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Bond Market Thoughts
Let’s look at the recent bond movements and keep a perspective on what is noise and what is maybe signal.
You know my view on the recent Fitch downgrade. It’s meaningless. Rating agencies are one of the most useless organisations on the planet. They are like a doctor that will pronounce you dead when they lower your casket down into your resting place. They never had any proactive role in anticipating a credit event, at least not to my knowledge.
The Fitch rating agency, which is by far the least important amongst the “big three”, downgraded US sovereign credit from AAA to AA+ yesterday afternoon. Index-sensitive investors who are only allowed to buy sovereign bonds of a certain quality will not be impacted. The much-used Barclays indexes use the middle rating of Moody’s, Fitch, and S&P for sovereign and agency debt ratings. Therefore, US Treasuries and GSE debt ratings will be lowered from AAA to AA+ as a result of the downgrade. This will not force any selling at all as reserve managers’ guidelines point to the “highest of” rating or exclude US Treasuries altogether. Yawn.
With that out of the way, let’s scan what’s going on in rates.
Any sovereign creditworthiness would appear in swap spreads. Invoice spreads are similar in that they compare the yield on a Futures CTD with a forward starting swap of equivalent risk. If creditworthiness were in doubt, invoice spreads would go deeply negative. In this case, they just moved lower by a basis point, hardly noted on the charts below, which include 2,5,10 and 30-year maturities.
Curves have been bear-steepening over the past week, reversing some of the previous flattening trend.
Looking at the weekly spot / forward change heatmap reveals our intuition that the 10+ part of the segment has been hit hardest, both in the spot and forward curve, while the front end has hardly moved.
Why the steepening? I think there are two thoughts worth exploring on this. One is the impact that BoJ’s more flexible YCC approach had on global yields. I discussed this on Monday in ATW.
This “overcommunication” strategy has now taken another small knock in my view when thinking about what the BoJ has just done last Friday. Although they kept the YCC band at +/- 50 bps, it no longer views this band as a rigid limit and will not look to rein the rate in via unlimited bond purchasing operations even if it rises above 50 bps. Rather, it will use such operations only if the long-term rate threatens to exceed 100bps. To this degree, the central bank has increased its ability to exercise discretion which is refreshing to see.
It reminds me of the time when Mark Carney (former Bank of Canada and Bank of England governor) was regarded as being an “unreliable boyfriend”. While somewhat of an uninspiring label, it is precisely how central banking should work.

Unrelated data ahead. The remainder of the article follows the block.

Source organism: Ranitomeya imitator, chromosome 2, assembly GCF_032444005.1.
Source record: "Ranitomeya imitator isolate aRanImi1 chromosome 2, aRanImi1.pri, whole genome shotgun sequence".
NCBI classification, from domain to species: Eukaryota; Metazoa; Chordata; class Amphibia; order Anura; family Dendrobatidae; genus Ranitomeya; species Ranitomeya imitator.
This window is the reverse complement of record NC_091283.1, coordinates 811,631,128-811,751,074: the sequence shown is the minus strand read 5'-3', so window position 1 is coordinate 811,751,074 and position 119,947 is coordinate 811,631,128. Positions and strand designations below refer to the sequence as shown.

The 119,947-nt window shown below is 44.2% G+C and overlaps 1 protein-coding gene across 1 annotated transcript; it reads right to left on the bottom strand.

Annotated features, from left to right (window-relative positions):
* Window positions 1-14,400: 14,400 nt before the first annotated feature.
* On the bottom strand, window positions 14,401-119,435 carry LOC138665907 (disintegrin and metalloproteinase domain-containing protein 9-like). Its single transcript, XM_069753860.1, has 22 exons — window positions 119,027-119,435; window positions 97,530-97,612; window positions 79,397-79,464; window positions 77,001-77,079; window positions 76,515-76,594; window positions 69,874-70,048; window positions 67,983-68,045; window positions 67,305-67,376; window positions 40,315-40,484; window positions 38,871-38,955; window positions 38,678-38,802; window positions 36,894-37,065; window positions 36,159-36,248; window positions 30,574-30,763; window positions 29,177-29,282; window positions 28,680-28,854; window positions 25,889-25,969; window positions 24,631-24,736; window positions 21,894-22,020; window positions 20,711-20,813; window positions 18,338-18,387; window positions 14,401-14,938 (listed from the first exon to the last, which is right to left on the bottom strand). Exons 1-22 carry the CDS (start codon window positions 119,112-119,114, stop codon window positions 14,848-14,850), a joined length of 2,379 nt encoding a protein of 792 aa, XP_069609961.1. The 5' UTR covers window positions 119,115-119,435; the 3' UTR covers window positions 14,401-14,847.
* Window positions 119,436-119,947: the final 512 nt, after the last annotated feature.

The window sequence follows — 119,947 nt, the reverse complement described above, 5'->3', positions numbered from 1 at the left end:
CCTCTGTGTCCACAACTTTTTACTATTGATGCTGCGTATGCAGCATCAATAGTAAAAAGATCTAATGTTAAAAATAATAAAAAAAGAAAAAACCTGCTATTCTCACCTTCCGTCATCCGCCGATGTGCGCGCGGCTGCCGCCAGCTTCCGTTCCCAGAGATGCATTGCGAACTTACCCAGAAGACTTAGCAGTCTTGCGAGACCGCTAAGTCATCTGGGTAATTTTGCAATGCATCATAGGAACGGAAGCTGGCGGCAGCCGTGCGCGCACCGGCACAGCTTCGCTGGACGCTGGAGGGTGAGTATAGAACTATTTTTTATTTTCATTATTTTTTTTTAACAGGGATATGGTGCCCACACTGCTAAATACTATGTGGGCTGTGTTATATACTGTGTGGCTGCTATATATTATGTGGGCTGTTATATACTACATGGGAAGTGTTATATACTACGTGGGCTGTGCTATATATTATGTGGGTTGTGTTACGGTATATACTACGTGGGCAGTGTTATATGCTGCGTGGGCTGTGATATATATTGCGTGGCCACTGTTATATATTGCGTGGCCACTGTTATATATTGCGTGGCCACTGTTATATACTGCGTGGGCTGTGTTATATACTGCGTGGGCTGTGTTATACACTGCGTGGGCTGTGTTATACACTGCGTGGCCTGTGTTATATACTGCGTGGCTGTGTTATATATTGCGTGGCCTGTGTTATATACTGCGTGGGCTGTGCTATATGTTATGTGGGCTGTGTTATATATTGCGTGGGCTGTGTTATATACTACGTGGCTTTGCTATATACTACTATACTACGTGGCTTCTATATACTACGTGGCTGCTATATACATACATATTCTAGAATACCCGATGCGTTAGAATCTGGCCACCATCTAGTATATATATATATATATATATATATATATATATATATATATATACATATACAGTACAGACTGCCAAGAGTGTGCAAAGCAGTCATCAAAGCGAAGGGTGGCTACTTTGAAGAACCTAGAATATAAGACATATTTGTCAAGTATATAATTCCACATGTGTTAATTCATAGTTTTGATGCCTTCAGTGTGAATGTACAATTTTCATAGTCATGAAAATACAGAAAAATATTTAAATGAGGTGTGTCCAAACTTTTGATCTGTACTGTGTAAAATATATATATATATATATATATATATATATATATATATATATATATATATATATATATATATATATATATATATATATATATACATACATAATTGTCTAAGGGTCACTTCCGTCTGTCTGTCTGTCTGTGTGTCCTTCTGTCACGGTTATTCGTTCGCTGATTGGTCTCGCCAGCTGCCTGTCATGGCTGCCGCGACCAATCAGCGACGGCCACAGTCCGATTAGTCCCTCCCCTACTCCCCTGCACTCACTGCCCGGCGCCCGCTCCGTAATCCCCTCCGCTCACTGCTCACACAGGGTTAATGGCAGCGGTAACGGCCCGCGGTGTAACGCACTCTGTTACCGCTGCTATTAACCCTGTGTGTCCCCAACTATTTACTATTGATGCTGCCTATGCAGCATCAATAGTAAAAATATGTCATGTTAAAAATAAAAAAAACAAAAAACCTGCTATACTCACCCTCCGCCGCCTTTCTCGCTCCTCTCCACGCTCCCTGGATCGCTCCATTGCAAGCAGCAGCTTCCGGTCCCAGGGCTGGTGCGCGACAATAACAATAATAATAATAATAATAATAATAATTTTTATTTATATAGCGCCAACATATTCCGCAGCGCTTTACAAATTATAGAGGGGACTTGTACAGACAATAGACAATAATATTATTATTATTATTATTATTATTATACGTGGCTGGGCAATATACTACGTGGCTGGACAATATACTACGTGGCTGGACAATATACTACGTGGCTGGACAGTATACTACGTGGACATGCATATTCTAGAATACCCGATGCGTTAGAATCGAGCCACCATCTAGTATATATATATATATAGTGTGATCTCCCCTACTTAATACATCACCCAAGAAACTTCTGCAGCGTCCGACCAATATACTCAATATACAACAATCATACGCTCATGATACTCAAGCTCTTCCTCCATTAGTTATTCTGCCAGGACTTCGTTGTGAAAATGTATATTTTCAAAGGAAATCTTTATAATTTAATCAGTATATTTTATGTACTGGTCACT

The other thought is simply a hit to the good old hunt for carry trade. Remember the following saying when it comes to investing in fixed income. “Eat like a mouse, poop like an elephant”. A little reminder that yield curve flattening positions are and have been a very profitable trade this year, especially as long as the Fed was perceived to be in play.
A 2-30s flattening position (selling 2s vs 30s dv01 neutral) would result in a massively long carry/roll proposition. In fact, the curve would have to steepen by 103 bps over a year in order for you to start losing money on the trade.
Whack, that’s a 30 bps move in your face over the past week. Remember, those trades involve a large degree of leverage.
With this move, option vol should be exploding, right? The below chart shows the 3-month expiry on 30-year tenors ATM (top line dark blue) and then the implied annual bps volatility of the skew from -100 bps to +100 bps. While moving higher, there is hardly an unorderly vol spike.
Looking at the skew, both 1-month expiry options on 10-year and 30-year SOFR swap maturities exhibit a very symmetrical volatility smile. Meanwhile, I’ve also plotted the 1-month expiry of 1-year swaps, which clearly have a massive skew towards lower prints, indicative of good hedging and speculative positioning for lower front-end rates.
Technicals, meanwhile, still look ugly. Those on the alerts know that the countdown for a bounce has begun. The model has been shorting this on the longer time frames and playing the bounces very well. I will update you when and if anything gets triggered.
ZN is exhibiting similar downside fatigue and flashing oversold conditions.
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Good luck out there!